#13

For crying out loud, just listen to tester, just remove the dipstick tube, remove the broken dipstick, put the tube back in, and get a new dipstick. JB Weld indeed!

This is one of the few cases where I think JB Weld might be a pretty good answer if removing the dipstick isn’t easy and cutting the tube is. JB Weld is heat resistant and wouldn’t be under a lot of stress. I’d use a “collar” of pipe that has an inside diameter the same as the outside diameter of the dipstick tube and just use the JB Weld to hold the collar in place and prevent oil leakage.

However, I think that I personally would probably try to work a hook into the end of a thin wire to make it into a “pick”. Slip the hook past the dipstick end if that is possible, turn the wire 90 degrees and lift the dipstick out.

Nothing wrong with Tester’s answer either, if there is enough plastic on the end of the dipstick to work with and it is a variety of plastic that melts rather than burning.


#14

I just got the broken dipstick out of the dipstick holder. I took me a few weeks to think about it but today it occurred to me.
I didn’t want to work on getting the manifold cover off and than try to work next to the engine, etc.
Here is what I did.
I took out my vaccuum cleaner with a hose attachment.
Took the hose attachment and held a hose in it and attached this hose to the dipstick holder opening. I was glad the the 3/8th inch 50 psi fuel/emission SE GOODYEAR hose fit snugly on the dipstick holder. I held the other end onto the vaccuum cleaner hose. My son turned on the vaccuum and when I pulled out the 3/8 inch hose off the dipstick holder out came the dipstick. I grabbed the stick before it could go back in!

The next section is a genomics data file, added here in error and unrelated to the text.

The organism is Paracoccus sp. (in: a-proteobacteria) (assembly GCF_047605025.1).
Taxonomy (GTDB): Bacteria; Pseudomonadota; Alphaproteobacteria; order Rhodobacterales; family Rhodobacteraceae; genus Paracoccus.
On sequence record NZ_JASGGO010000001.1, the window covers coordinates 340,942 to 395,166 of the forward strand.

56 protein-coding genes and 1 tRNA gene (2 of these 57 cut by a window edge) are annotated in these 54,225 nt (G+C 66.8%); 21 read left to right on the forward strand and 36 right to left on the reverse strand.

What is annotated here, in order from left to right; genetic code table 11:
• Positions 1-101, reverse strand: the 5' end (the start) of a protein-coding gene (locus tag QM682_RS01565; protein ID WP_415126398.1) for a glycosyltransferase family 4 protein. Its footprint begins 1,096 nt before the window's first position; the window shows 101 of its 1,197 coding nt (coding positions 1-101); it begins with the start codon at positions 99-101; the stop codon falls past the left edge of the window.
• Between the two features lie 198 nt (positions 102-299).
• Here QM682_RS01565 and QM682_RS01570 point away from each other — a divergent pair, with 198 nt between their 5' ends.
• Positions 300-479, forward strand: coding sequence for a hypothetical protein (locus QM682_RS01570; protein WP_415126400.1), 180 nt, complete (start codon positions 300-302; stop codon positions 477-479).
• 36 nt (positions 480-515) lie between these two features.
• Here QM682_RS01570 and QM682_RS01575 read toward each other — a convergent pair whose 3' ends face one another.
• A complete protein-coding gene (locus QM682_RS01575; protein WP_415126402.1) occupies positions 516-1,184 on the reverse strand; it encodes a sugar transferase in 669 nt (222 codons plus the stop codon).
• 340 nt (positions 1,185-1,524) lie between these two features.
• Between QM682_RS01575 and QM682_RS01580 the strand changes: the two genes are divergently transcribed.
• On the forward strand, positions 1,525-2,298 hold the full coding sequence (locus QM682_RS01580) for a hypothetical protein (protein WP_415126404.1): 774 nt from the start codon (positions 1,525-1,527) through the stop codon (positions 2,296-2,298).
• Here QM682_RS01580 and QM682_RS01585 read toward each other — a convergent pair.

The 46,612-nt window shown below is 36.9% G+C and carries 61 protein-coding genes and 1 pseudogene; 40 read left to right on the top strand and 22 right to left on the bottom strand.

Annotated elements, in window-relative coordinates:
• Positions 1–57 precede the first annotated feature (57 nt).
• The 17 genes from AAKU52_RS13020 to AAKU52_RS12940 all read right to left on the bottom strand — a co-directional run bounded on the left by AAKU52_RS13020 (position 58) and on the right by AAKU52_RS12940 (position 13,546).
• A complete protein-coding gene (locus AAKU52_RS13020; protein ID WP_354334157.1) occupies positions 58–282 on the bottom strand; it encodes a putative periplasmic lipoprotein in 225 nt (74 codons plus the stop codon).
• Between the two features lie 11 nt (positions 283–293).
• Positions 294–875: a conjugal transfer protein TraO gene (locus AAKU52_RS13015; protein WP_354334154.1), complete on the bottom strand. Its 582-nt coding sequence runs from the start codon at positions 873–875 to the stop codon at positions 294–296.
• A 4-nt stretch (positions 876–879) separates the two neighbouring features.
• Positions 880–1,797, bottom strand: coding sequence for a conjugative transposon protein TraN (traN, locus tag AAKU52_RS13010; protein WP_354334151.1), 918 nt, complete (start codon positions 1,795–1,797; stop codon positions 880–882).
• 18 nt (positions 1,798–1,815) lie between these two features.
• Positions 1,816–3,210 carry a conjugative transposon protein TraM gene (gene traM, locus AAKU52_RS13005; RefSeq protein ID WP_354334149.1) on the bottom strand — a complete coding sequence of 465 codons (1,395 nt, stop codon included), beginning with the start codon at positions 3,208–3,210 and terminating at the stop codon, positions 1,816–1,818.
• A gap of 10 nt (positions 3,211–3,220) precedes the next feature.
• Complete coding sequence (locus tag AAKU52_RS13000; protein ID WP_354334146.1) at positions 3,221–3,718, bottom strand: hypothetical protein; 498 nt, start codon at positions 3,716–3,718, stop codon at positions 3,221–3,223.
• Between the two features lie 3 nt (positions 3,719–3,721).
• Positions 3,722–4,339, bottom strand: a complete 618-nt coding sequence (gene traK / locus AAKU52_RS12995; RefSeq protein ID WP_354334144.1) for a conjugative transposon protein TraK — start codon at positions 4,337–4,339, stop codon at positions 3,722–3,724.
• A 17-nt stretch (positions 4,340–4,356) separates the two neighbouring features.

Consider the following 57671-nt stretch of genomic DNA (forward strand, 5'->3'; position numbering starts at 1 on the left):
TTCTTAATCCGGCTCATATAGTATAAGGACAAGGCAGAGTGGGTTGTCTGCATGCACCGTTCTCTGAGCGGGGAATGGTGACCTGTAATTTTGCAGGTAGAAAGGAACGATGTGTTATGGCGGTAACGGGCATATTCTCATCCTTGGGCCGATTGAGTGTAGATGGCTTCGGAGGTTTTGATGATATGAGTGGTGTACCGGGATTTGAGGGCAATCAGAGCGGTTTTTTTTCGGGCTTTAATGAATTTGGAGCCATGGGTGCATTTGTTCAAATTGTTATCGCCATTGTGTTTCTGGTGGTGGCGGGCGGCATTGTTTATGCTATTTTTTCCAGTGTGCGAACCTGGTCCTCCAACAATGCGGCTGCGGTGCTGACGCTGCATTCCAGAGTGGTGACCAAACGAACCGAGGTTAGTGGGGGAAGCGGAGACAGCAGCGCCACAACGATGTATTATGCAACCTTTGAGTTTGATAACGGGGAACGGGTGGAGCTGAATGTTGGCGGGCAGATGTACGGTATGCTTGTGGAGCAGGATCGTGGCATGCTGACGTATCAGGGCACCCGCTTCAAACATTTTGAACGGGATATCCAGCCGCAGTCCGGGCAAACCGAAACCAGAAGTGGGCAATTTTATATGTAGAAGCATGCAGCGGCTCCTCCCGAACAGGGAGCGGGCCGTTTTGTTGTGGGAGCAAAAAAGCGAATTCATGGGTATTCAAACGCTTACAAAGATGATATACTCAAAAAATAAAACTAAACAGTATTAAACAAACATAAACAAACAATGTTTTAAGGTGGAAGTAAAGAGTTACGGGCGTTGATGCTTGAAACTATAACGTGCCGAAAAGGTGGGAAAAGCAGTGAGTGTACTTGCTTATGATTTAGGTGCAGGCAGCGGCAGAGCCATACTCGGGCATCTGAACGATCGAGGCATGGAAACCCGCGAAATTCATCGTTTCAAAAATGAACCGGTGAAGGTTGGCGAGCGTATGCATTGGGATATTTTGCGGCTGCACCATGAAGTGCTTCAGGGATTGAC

My son’s friend said it was worth watching just to see me quickly grab the dipstick.
The whole project took about 3 minutes and the vaccuum cleaner was on for about 5 seconds.


#15

A very good ‘handyman’s solution’ you just found. Thanks for posting it.


#16

Thanks for the compliment. My son’s friend said he would definitely tell anyone who had this problem about the method. By the way, this site was very helpful. People were giving solid advice. I decided to just live with the broken dip stick but than this idea came to me and I knew it would probably work.


#17

Glad that worked out for you. I was thinking surgical tubing.

“My son’s friend said it was worth watching just to see me quickly grab the dipstick.”

Priceless.